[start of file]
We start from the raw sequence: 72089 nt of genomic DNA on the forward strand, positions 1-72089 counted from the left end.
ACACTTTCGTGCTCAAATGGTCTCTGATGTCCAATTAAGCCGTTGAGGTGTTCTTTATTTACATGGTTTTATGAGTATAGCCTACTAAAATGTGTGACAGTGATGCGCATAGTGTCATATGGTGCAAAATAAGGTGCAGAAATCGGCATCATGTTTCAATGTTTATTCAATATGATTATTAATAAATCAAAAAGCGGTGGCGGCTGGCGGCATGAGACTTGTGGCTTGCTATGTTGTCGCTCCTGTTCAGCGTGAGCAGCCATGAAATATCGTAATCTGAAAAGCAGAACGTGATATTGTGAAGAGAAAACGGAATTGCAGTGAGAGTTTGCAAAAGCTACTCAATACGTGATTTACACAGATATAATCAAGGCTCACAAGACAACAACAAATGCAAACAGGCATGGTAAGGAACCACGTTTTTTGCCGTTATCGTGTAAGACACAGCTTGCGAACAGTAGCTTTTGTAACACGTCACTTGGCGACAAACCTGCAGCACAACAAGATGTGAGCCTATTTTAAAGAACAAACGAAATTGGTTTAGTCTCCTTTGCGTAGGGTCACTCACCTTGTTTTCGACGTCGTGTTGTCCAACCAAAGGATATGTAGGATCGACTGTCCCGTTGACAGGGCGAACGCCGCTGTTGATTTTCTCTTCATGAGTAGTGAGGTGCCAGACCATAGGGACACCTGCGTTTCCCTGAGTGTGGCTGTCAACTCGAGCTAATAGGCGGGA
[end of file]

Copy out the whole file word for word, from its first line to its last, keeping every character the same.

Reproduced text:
We start from the raw sequence: 72089 nt of genomic DNA on the forward strand, positions 1-72089 counted from the left end.
ACACTTTCGTGCTCAAATGGTCTCTGATGTCCAATTAAGCCGTTGAGGTGTTCTTTATTTACATGGTTTTATGAGTATAGCCTACTAAAATGTGTGACAGTGATGCGCATAGTGTCATATGGTGCAAAATAAGGTGCAGAAATCGGCATCATGTTTCAATGTTTATTCAATATGATTATTAATAAATCAAAAAGCGGTGGCGGCTGGCGGCATGAGACTTGTGGCTTGCTATGTTGTCGCTCCTGTTCAGCGTGAGCAGCCATGAAATATCGTAATCTGAAAAGCAGAACGTGATATTGTGAAGAGAAAACGGAATTGCAGTGAGAGTTTGCAAAAGCTACTCAATACGTGATTTACACAGATATAATCAAGGCTCACAAGACAACAACAAATGCAAACAGGCATGGTAAGGAACCACGTTTTTTGCCGTTATCGTGTAAGACACAGCTTGCGAACAGTAGCTTTTGTAACACGTCACTTGGCGACAAACCTGCAGCACAACAAGATGTGAGCCTATTTTAAAGAACAAACGAAATTGGTTTAGTCTCCTTTGCGTAGGGTCACTCACCTTGTTTTCGACGTCGTGTTGTCCAACCAAAGGATATGTAGGATCGACTGTCCCGTTGACAGGGCGAACGCCGCTGTTGATTTTCTCTTCATGAGTAGTGAGGTGCCAGACCATAGGGACACCTGCGTTTCCCTGAGTGTGGCTGTCAACTCGAGCTAATAGGCGGGA